The return from Brussels
Last week, Theresa May told us that Britain’s offer of a £40bn Brexit fee will be “off the table” if there is no final deal on a future UK partnership with the EU. Returning from Brussels last week with a draft agreement on preliminary separation affairs, we watched the Prime Minister in the Commons, facing a little over 100 minutes of MPs’ tough questioning on the terms of the deal agreed in the first phase of Brexit negotiations. Mrs May then informed us that the UK has approved a £35bn-39bn financial arrangement; and measures to protect the rights of EU citizens living in the UK; as well as committing to no hard border on the island of Ireland. The PM saluted a “new sense of optimism” in Brexit talks, including “good news” for both Leavers and Remainers who aspire to a “smooth and orderly” exit from the EU. Reiterating that “nothing is agreed until everything agreed”, we heard Mrs May anticipating that there may still be troubles ahead.
No money without a final trade deal
Prominently, we felt that the Prime Minister implied that Britain would not be handing over billions of pounds to the EU without a final trade deal from phase two of the talks. She revealed: “This offer is on the table in the context of us agreeing the partnership for the future, agreeing the next stage. If we don’t agree that partnership, then this offer is off the table.” We thought her statement conflicted with that of her Chancellor Philip Hammond the previous week, who maintained it was “inconceivable” the UK should walk away from financial obligations in the event of unsuccessful discussions.
We then observed Labour leader Jeremy Corbyn blame Mrs May for having “scraped through” phase one of Brexit, as he also remarked apparent clashes were occurring in the Government over the exact conditions of last week’s agreement. We then saw him remarking that Brexit Secretary David Davis had previously created confusion over the validity of Friday’s deal, especially since he had claimed it was not enforceable, 24 hours earlier. Mr Corbyn also hailed Mrs May to review her “unnecessary exit date deadline” of 29 March, 2019 from the EU Withdrawal Bill – the Government’s flagship Brexit legislation. “I’m sure the whole House, and indeed I think probably the whole country, would rather get the best possible deal a little bit later, if that meant a better deal for people’s jobs and the economy.”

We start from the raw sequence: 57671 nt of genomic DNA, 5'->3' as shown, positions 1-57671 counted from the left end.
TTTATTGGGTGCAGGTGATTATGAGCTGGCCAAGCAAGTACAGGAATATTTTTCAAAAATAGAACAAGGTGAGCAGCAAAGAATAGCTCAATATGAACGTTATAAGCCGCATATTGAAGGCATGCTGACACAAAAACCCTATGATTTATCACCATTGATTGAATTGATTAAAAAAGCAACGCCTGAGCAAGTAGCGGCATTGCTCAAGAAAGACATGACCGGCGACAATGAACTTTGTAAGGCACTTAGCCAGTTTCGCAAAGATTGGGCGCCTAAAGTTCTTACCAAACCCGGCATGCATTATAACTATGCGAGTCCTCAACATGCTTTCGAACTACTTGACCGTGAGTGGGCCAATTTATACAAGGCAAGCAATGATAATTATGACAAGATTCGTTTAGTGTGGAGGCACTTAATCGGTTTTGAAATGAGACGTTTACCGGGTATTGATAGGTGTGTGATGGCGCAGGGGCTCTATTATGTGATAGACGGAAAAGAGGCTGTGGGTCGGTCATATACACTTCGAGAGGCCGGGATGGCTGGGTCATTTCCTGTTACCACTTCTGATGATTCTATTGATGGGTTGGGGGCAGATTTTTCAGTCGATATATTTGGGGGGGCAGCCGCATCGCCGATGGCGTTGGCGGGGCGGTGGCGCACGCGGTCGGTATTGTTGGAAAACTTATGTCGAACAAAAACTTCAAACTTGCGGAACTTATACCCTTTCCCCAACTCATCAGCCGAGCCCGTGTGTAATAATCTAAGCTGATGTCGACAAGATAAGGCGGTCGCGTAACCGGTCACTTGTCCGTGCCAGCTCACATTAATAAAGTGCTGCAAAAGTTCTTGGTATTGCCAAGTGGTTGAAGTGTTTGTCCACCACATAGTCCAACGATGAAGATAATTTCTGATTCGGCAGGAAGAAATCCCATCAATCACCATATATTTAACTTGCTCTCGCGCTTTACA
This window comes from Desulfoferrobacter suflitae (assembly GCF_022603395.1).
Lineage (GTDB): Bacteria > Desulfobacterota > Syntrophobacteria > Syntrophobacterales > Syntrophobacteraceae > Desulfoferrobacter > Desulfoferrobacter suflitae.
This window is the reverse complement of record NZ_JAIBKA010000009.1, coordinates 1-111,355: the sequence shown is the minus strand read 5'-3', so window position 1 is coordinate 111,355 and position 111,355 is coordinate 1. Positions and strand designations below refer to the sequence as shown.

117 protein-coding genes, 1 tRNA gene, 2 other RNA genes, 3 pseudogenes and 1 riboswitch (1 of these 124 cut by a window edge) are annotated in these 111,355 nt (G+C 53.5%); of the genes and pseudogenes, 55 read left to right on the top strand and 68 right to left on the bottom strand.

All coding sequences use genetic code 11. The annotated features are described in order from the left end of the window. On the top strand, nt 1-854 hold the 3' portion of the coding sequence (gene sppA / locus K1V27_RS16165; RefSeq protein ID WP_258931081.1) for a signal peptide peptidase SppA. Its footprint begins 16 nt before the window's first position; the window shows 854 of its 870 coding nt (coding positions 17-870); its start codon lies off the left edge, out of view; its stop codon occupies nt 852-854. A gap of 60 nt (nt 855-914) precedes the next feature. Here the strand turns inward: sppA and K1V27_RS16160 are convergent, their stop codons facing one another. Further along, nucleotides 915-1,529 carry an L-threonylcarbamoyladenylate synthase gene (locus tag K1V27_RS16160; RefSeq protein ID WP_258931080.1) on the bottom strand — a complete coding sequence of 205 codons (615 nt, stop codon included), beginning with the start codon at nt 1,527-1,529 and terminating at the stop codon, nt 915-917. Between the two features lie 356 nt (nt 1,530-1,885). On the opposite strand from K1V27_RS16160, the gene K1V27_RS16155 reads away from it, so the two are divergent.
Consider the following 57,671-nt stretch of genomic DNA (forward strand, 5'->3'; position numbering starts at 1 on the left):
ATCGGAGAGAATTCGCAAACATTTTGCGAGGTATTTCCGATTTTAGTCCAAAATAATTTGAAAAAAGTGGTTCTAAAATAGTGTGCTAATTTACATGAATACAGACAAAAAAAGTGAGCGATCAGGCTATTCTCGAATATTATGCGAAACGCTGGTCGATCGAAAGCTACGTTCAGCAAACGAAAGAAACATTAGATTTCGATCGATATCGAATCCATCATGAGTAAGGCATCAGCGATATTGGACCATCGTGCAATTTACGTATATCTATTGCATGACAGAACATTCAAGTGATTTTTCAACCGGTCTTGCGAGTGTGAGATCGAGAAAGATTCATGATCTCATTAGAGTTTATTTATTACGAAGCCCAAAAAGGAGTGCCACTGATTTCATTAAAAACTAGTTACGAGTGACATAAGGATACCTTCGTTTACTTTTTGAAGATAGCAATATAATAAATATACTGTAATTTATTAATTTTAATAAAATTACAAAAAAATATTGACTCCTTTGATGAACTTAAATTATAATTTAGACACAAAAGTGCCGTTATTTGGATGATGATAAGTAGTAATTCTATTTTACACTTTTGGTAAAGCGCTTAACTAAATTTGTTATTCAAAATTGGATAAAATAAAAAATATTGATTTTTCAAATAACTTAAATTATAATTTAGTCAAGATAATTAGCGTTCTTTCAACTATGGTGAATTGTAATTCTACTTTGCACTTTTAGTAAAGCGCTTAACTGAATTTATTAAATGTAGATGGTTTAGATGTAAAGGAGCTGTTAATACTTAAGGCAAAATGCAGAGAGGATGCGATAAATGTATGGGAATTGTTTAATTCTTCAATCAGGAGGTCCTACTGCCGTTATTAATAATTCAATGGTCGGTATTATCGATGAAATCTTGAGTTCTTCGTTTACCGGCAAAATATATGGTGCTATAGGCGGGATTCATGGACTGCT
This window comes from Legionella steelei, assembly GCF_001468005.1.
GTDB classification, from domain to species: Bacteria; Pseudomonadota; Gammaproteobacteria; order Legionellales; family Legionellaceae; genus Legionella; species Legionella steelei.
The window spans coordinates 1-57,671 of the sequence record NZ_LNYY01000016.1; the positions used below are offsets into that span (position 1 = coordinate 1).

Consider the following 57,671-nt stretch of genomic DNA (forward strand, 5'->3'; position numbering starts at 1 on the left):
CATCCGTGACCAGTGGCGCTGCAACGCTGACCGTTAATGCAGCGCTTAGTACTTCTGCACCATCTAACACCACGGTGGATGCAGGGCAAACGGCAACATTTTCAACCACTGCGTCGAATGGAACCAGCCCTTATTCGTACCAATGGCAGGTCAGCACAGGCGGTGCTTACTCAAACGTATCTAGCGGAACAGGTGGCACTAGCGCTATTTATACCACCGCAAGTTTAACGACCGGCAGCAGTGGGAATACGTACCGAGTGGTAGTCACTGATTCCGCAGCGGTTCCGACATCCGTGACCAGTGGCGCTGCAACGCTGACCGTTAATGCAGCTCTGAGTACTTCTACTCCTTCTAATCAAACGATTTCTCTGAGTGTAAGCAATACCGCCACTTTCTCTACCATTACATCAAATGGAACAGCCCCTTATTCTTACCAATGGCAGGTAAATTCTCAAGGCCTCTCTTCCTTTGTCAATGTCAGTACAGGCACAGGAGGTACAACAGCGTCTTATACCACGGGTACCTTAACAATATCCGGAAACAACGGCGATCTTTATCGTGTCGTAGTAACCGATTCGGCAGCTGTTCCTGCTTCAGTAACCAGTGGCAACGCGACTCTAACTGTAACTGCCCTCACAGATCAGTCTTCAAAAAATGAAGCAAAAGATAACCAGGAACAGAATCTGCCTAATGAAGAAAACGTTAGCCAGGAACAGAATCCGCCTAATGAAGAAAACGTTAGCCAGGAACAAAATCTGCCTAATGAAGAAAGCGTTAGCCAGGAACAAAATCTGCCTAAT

Yet, we learnt that Mrs May Government’s aim is to proceed with their plan to pen the Brexit date into law. We also noted that in spite of recent Labour’s more relaxed tone and approach to Brexit to include membership of the EU’s single market and customs union, the PM blamed them for adopting 12 different standpoints on the nation’s departure. Then unexpectedly, we saw the Prime Minister being commended on her deal by both Conservative Leavers and Remainers, with ex-minister Robert Halfon applauding Mrs May’s “Zebedee-like qualities of resilience”, referring to the Magic Roundabout’s character.
EU Nationals and The Irish Border
Then we observed the Prime Minister also being recognised for writing an open letter to EU nationals on Monday, in which she told those already living in the UK: “I want you to stay.” We also noted that Nigel Dodds, DUP’s Westminster leader, whose party supports Theresa May’s government, applauded Mrs May’s “personal devotion” to changing the text of the agreement to put any concerns to rest in Northern Ireland.
Henry VIII Powers and Conservative Rebellion
We also noticed that a few Tory Brexiteers feared that Britain could be brought into line with EU rules after Brexit to resolve the Irish border challenge. We also watched Philip Davies, Leave supporter, disagreeing on the Brexit bill. By then we realised that by agreeing on the establishment of a new committee to examine ministers’ use of alleged Henry VIII powers in the bill, the Government further tried to lessen Brexit disagreements within the Tory party, as well as the possibility of a potential Conservative uprising regarding the EU Withdrawal Bill.
Theresa May is due at a summit in Brussels, hours after Conservative rebels in the Commons defeated the government in a key Brexit vote. MPs backed an amendment giving them a legal guarantee of a vote on the final Brexit deal struck with Brussels. One rebel, Stephen Hammond, was sacked by the prime minister as a party vice chairman in the aftermath of the vote. Other EU member states could decide to move forward to trade talks with the UK at their two-day summit.
Kamal Ahmed: Brexit transition deal is ‘urgent’, say MPs
What the EU Withdrawal Bill will do
MEPs vote on Brexit: What we learned
Mrs May lost by just four votes, as MPs backed an amendment to the EU Withdrawal Bill by 309 to 305 – her first Commons defeat as prime minister. Labour leader Jeremy Corbyn said it was a “humiliating loss of authority” for the prime minister. What difference does this defeat make?
It will not derail Brexit but MPs who voted against the government hope it will give them a bigger say in the final deal Theresa May strikes with Brussels…
Lotuswise Chartered Accountants and Business Consultants deal with a number of international clients who are directly or indirectly affected by the challenges that Brexit will bring. If you have any concerns related to future international trade including but not limited to cross-border VAT, tariffs, cash flow and your business, please contact us as soon as possible.